At EntreArchitect, you’re encouraged to share your knowledge. When we share with other architects, we all benefit. We are able to learn from one another and the profession will grow. One of the goals of EntreArchitect is to provide a platform for other entrepreneur architects to share their stories.
Join us for our series called The Entrepreneur Architect, where each guest has the opportunity to share their story and answer some questions that will provide value to each of you.
This week on EntreArchitect Podcast, The Entrepreneur Architect Series featuring Chris Bailow.
Chris is the Principal Architect at Bailow Architects, a custom residential design architecture firm that works in New England. The firm’s work consists of thoughtful, innovative design rooted in New England tradition. Chris works remotely
Chris felt fortunate to grow up on an island in Maine. It has a great culture and community, and it was also connected to the mainland by a bridge. When he was a kid, he spent a lot of time outdoors and would find the summer cottages of those who weren’t there any longer. He and his friends would go up on the porches and peek in the windows, and he thought about the layout and spaces of each home. That simplicity is a part of his design aesthetic to this day.
As he grew up, he was interested in how things were put together and how buildings were constructed. His dad wasn’t particularly handy, but he was encouraged to explore what he was interested in. One summer, he got a job building boats. In high school, he thought he may want to be an architect. His guidance counselor pointed out his low math scores, and Chris went to a liberal arts school to level things out.
Chris got a job as a carpenter and was hired by a contractor. He loved learning how to build houses, and that’s some of the most foundational learning he received. After hauling shingles for a while, he realized he did want to pursue architecture.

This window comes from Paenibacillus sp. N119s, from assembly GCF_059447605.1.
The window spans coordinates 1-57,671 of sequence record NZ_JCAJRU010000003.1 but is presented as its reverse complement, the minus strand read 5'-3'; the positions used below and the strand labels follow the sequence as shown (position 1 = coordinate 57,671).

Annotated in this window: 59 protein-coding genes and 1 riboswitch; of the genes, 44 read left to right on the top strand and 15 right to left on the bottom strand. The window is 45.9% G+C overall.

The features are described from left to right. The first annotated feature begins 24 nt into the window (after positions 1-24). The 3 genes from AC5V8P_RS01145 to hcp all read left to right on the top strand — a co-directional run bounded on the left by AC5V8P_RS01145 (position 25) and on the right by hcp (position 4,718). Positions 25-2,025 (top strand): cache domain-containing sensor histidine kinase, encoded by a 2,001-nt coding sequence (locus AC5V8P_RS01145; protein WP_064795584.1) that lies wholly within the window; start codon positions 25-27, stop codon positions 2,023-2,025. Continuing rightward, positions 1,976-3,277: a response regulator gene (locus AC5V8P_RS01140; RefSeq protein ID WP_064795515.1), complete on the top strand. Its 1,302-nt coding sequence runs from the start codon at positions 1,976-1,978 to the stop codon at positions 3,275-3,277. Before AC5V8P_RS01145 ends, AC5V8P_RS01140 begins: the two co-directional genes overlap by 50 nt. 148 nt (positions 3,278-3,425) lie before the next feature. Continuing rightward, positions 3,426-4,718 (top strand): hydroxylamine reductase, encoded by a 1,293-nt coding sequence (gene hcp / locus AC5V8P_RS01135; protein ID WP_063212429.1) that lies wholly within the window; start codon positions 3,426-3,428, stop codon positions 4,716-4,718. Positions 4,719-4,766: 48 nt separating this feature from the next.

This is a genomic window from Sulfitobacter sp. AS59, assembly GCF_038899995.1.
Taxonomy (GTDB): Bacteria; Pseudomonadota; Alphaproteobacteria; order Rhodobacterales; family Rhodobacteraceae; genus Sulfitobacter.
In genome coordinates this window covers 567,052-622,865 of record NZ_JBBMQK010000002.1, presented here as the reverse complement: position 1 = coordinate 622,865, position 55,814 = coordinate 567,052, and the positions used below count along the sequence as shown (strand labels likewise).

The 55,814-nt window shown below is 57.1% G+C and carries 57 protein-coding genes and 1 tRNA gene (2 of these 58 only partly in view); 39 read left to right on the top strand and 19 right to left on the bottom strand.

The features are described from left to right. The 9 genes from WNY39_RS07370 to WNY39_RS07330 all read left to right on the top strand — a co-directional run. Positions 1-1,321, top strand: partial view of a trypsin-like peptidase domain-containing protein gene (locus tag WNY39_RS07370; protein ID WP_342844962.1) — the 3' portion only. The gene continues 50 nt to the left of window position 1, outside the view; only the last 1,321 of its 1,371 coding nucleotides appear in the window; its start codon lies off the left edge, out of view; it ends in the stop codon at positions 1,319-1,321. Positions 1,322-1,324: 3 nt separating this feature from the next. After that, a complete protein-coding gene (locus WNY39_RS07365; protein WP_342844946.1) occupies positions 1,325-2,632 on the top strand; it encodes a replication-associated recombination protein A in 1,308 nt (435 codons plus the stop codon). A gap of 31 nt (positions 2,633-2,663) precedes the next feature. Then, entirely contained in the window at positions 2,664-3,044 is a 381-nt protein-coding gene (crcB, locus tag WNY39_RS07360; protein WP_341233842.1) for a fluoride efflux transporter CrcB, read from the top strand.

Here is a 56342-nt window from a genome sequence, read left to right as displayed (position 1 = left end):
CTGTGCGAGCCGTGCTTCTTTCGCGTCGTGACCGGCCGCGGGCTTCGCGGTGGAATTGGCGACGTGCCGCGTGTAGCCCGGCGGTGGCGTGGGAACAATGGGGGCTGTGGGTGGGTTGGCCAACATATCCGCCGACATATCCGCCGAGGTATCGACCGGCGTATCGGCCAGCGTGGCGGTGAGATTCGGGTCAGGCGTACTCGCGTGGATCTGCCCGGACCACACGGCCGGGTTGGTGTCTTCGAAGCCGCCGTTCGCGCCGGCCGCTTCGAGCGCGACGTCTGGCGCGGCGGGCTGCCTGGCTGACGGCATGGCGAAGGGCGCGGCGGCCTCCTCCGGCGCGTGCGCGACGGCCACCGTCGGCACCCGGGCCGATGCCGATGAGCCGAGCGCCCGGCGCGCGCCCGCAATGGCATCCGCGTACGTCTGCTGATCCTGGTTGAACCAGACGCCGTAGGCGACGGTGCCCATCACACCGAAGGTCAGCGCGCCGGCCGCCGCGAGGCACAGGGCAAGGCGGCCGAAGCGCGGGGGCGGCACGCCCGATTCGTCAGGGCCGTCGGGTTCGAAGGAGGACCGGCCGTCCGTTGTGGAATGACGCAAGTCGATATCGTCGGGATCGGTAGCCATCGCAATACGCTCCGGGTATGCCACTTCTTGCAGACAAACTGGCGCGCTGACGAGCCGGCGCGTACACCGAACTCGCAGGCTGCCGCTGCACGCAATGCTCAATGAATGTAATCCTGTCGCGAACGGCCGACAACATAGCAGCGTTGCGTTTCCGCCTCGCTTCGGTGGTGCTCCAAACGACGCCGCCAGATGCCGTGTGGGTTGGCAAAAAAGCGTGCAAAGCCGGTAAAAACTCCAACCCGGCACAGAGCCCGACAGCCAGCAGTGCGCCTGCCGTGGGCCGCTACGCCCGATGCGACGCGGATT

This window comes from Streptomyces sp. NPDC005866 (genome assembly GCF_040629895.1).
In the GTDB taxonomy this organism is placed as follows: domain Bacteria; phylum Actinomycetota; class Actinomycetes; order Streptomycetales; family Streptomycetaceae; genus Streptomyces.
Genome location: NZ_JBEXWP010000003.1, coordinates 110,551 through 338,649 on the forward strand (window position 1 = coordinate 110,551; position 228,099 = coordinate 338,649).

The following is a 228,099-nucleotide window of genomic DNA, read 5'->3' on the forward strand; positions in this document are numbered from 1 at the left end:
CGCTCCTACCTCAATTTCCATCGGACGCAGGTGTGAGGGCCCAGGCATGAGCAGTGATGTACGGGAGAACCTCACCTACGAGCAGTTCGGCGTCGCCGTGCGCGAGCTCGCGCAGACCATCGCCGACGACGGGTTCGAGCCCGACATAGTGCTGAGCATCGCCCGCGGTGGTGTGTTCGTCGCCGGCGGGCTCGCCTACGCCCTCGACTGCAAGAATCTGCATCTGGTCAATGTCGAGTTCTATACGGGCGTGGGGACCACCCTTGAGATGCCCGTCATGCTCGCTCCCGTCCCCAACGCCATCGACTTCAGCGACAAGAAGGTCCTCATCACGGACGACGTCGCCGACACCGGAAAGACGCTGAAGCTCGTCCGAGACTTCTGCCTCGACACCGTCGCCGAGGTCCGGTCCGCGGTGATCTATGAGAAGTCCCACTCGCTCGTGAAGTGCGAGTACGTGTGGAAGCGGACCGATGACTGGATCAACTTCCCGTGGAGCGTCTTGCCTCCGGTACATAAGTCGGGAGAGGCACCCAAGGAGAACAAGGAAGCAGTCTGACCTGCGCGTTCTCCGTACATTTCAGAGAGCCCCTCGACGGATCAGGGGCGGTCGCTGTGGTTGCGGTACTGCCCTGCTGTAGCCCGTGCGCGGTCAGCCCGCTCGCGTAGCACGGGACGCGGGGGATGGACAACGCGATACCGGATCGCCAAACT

He earned his undergraduate degree from St. Laurence and an internship in Vermont at the Yestermorrow Design/Build School. Soon he found a graduate program at the Boston Architectural College in Boston where he could work in a firm during the day and go to school in the evenings.
Following school, he got a job as a mail person in a 100+ person firm. He was exposed to tons of different architects, none of whom were doing what he wanted to do. He soon got a call from a firm he’d given his resume to who was doing residential architecture in Massachusetts. After interviewing one-on-one, he got the job. There he learned to hand draft and was exposed to the elements of a small business. He was there for a few years before he hit his ceiling.
Next, he went to a high-end residential firm where he was exposed to 7-8 different architects using CAD software who he got to learn from. He was confident in his abilities to pick CAD up quickly and moved around to different projects helping with whatever they needed at the time. He quickly worked himself up to an associate and project manager. Within years, he felt he was doing the same thing day-to-day and needed a new challenge.
With his wife’s nudging and support, in 2014 he decided to jump out on his own. He stayed home with their son and worked on some projects, and they haven’t looked back since.
The Entrepreneur Architect Questions
How did it work out for you raising a child and building a business?
Chris doesn’t know any other way. Raising a child is an amazing experience that taught him a lot about himself, and the same can be said of building a business. He worked to have clear separation between home and work, but it’s a constant process to set boundaries. It’s been great for his business because it makes him relatable to many clients who are looking for space for their families.
What is one big goal you’ve achieved in your career and how did you get there?